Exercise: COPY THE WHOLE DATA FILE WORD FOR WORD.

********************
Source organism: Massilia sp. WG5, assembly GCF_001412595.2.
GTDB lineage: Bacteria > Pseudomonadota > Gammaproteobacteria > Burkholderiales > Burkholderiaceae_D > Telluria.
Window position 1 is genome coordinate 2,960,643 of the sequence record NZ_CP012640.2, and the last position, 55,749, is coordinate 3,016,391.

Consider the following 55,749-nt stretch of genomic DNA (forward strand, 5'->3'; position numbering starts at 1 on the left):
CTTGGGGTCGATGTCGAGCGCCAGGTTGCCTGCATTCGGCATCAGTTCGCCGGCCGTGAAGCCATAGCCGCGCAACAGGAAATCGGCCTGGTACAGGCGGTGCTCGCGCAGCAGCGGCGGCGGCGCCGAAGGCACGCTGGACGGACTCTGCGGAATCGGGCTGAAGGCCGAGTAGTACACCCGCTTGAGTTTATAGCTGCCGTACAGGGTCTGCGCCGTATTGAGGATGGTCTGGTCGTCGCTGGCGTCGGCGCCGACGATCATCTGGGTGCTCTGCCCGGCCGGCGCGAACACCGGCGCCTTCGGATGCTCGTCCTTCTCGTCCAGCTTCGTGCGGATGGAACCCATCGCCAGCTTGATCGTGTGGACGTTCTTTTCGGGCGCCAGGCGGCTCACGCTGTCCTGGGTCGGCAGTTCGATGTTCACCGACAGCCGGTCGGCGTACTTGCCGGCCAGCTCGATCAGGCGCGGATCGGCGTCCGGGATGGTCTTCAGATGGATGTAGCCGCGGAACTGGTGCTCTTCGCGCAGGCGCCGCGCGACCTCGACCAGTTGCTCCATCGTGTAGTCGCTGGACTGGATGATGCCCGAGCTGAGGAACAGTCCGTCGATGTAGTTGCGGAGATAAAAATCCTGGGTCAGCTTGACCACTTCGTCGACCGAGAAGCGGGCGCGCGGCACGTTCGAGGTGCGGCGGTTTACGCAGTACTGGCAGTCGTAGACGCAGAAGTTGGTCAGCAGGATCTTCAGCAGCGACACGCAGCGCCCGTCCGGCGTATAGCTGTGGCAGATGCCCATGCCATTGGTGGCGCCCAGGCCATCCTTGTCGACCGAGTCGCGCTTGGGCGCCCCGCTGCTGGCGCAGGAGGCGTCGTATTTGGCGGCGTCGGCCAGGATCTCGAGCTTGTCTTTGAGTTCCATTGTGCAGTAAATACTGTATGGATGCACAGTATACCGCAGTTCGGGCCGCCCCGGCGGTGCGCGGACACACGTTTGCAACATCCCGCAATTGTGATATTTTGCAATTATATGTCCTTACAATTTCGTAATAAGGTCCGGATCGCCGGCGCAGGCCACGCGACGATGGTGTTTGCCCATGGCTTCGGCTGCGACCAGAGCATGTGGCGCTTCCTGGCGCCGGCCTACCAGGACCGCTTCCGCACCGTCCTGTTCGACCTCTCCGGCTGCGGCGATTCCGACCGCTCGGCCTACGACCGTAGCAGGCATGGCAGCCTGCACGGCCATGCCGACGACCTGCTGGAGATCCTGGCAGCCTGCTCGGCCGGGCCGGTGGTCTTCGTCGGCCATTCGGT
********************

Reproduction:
Source organism: Massilia sp. WG5, assembly GCF_001412595.2.
GTDB lineage: Bacteria > Pseudomonadota > Gammaproteobacteria > Burkholderiales > Burkholderiaceae_D > Telluria.
Window position 1 is genome coordinate 2,960,643 of the sequence record NZ_CP012640.2, and the last position, 55,749, is coordinate 3,016,391.

Consider the following 55,749-nt stretch of genomic DNA (forward strand, 5'->3'; position numbering starts at 1 on the left):
CTTGGGGTCGATGTCGAGCGCCAGGTTGCCTGCATTCGGCATCAGTTCGCCGGCCGTGAAGCCATAGCCGCGCAACAGGAAATCGGCCTGGTACAGGCGGTGCTCGCGCAGCAGCGGCGGCGGCGCCGAAGGCACGCTGGACGGACTCTGCGGAATCGGGCTGAAGGCCGAGTAGTACACCCGCTTGAGTTTATAGCTGCCGTACAGGGTCTGCGCCGTATTGAGGATGGTCTGGTCGTCGCTGGCGTCGGCGCCGACGATCATCTGGGTGCTCTGCCCGGCCGGCGCGAACACCGGCGCCTTCGGATGCTCGTCCTTCTCGTCCAGCTTCGTGCGGATGGAACCCATCGCCAGCTTGATCGTGTGGACGTTCTTTTCGGGCGCCAGGCGGCTCACGCTGTCCTGGGTCGGCAGTTCGATGTTCACCGACAGCCGGTCGGCGTACTTGCCGGCCAGCTCGATCAGGCGCGGATCGGCGTCCGGGATGGTCTTCAGATGGATGTAGCCGCGGAACTGGTGCTCTTCGCGCAGGCGCCGCGCGACCTCGACCAGTTGCTCCATCGTGTAGTCGCTGGACTGGATGATGCCCGAGCTGAGGAACAGTCCGTCGATGTAGTTGCGGAGATAAAAATCCTGGGTCAGCTTGACCACTTCGTCGACCGAGAAGCGGGCGCGCGGCACGTTCGAGGTGCGGCGGTTTACGCAGTACTGGCAGTCGTAGACGCAGAAGTTGGTCAGCAGGATCTTCAGCAGCGACACGCAGCGCCCGTCCGGCGTATAGCTGTGGCAGATGCCCATGCCATTGGTGGCGCCCAGGCCATCCTTGTCGACCGAGTCGCGCTTGGGCGCCCCGCTGCTGGCGCAGGAGGCGTCGTATTTGGCGGCGTCGGCCAGGATCTCGAGCTTGTCTTTGAGTTCCATTGTGCAGTAAATACTGTATGGATGCACAGTATACCGCAGTTCGGGCCGCCCCGGCGGTGCGCGGACACACGTTTGCAACATCCCGCAATTGTGATATTTTGCAATTATATGTCCTTACAATTTCGTAATAAGGTCCGGATCGCCGGCGCAGGCCACGCGACGATGGTGTTTGCCCATGGCTTCGGCTGCGACCAGAGCATGTGGCGCTTCCTGGCGCCGGCCTACCAGGACCGCTTCCGCACCGTCCTGTTCGACCTCTCCGGCTGCGGCGATTCCGACCGCTCGGCCTACGACCGTAGCAGGCATGGCAGCCTGCACGGCCATGCCGACGACCTGCTGGAGATCCTGGCAGCCTGCTCGGCCGGGCCGGTGGTCTTCGTCGGCCATTCGGT